By Rick Forsgren, CONTROL Events DirectorCOLLABORATE, SHARE,
co-operate and work together to increase performance. That’s the mantra, but does it really work? According to Larry O'Brien, Research Director for Process Industries, the ARC Advisory Group
first introduced "Collaborative Manufacturing Management" around the year 2000 and "Real-time Performance Management" about three years ago.
We’ve been talking about ways to improve productivity using process automation systems for more than thirty years, and the gains have been impressive. Where they reach the wall, however, has always been at the level of actually changing the way people in the process industries work.
Although some large companies have taken on the challenge, it would seem that there has been little real movement toward adopting collaboration as a management style. What conditions must exist for companies to capitalize on the collective abilities of their knowledge workers? What unmovable force is it that causes organizational drag? Drag is an organization’s natural resistance to change. Awkward organizational structures, ineffective processes, internal politics, contradictory information and disorganization are the biggest sources of organizational drag.
Consider the significance of Information Literacy to an organization’s ability to readily adopt change and remain competitive in the current “knowledge based” economy. Information literacy is a person’s ability to search for, find, evaluate, use and share information from a variety of sources. These sources include the myriad communications, books, databases, the Internet and everything else gushing from the proverbial “information fire hose” from which we sip each day.
Peter Senge wrote about “learning organizations,” where people continually learn how to learn together, in his book The Fifth Discip
line. Fifteen years later we don’t seem to have made much progress, even though the tools to do it all exist.
The two concepts—information literacy and learning organizations—used in harmony can help process companies develop the “change workers” needed to create a real advantage. Change workers are knowledge workers who embrace the constant of change as a way of life and exploit it as a real competitive advantage for their organizations. In other words, they expect change and use it instead of fearing or resisting it.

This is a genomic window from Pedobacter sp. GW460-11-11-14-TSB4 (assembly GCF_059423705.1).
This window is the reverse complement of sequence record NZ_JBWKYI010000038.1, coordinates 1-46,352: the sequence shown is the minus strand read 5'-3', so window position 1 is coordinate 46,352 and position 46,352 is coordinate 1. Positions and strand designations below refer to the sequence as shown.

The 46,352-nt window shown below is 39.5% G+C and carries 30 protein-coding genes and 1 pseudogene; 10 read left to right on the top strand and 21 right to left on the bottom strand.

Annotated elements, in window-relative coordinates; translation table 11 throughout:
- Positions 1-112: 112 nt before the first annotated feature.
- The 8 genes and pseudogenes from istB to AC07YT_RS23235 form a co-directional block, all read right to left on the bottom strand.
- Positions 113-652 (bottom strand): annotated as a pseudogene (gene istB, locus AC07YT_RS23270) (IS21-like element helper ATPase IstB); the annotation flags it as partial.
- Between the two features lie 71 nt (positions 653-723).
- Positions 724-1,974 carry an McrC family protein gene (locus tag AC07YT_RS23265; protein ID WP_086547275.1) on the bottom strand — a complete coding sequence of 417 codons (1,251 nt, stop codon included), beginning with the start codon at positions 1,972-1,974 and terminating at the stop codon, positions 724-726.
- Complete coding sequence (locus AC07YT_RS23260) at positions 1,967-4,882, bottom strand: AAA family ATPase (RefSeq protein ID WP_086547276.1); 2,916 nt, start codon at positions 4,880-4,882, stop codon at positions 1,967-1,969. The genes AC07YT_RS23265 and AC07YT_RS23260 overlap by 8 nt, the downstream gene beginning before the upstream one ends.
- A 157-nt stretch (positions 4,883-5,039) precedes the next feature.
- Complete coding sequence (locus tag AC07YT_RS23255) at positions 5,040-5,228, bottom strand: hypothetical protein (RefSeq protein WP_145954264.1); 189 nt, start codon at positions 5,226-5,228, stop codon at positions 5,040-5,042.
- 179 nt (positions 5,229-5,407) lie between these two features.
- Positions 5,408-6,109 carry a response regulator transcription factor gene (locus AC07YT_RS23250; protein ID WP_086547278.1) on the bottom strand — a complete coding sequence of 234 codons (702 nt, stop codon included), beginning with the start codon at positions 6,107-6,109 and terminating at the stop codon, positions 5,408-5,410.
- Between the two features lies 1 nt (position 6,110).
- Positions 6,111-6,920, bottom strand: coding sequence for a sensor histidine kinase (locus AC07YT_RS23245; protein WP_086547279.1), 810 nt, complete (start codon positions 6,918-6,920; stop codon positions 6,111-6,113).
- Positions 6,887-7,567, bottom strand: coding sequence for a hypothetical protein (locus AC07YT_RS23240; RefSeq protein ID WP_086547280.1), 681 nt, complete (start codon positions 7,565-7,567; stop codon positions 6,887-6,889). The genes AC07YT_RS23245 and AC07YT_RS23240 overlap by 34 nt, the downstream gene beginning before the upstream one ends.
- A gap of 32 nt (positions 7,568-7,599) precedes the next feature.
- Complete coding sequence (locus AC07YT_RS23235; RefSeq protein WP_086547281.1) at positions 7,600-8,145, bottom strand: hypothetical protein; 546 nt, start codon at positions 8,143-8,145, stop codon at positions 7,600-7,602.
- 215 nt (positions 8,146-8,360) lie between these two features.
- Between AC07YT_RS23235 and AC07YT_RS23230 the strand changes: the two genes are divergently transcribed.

Knowledge workers can become frustrated when their inability to find, evaluate, use and share information effectively causes them to make poor decisions. It is often not the lack of information that creates this frustration, but rather the vast amount of contradictory information. This type of poor decision-making costs organizations money in the way of missed opportunities, lost time and, in some cases, legal liability. Consider this the human equivalent of tuning a PID loop. You have little or no chance of hitting your target value if the feedback you receive is conflicting. Often, decisions are made out of personal or departmental consideration because employees have limited knowledge of the bigger picture and limited power to act on new information or change their current course. Many do not know how to get critical new information into the hands of those who possess the authority to act upon it. This disconnection creates an environment where people are hesitant to change the status quo, making it a large contributor to organizational drag.
Manufacturing process analyst and guru Eli Goldratt
said years ago that if you ask and incentivize people to do insane things, they will do insane things that often have the opposite effect from what was intended. If you ask them to do things that work, they’ll do that too.
People often take the path of least resistance when they lack the tools to communicate effectively or defend new ideas. This skill deficiency can result in the creation of mindless “worker-bee” type employees who become incapable or unwilling to create new knowledge from the data they gather and use on a daily basis. Instead, they become focused on carrying out the tactical portion of their mission and lose sight of any strategic vision. They comply with policy and follow instructions they know to be counter productive because they are not remunerated for new ideas, but rather reprimanded for taking risks and making mistakes.
Florence Mostaccero, Vice President of Technical Services & Business Process Development for MolsonCoors (Golden, Colo.) says, “Coors encourages its employees to embrace and accept change through multiple approaches. First of all we paint the picture that describes the value and need for the change.” Mostaccero goes on to say, “We set up and describe ‘the burning platform’ or the ‘why.’ We then do detailed stakeholder analyses to find out what the change means to the affected individuals and thus can address what's in it for them. Leadership at Coors then helps to set up the recognition and rewards systems to motivate their employees to move and adjust in the direction that is needed to win in the beer business.” Mostaccero says that by using these simple change management techniques, leadership can move people through the change effectively, and keep engagement high through the process. In their experience, Mostaccero says, “Coors has found that people in general just want to understand ‘why,’ ‘how it impacts me,’ and be rewarded to move in the direction that's needed. If these areas are addressed up front before change is sprung on the individuals, the results can be very good.”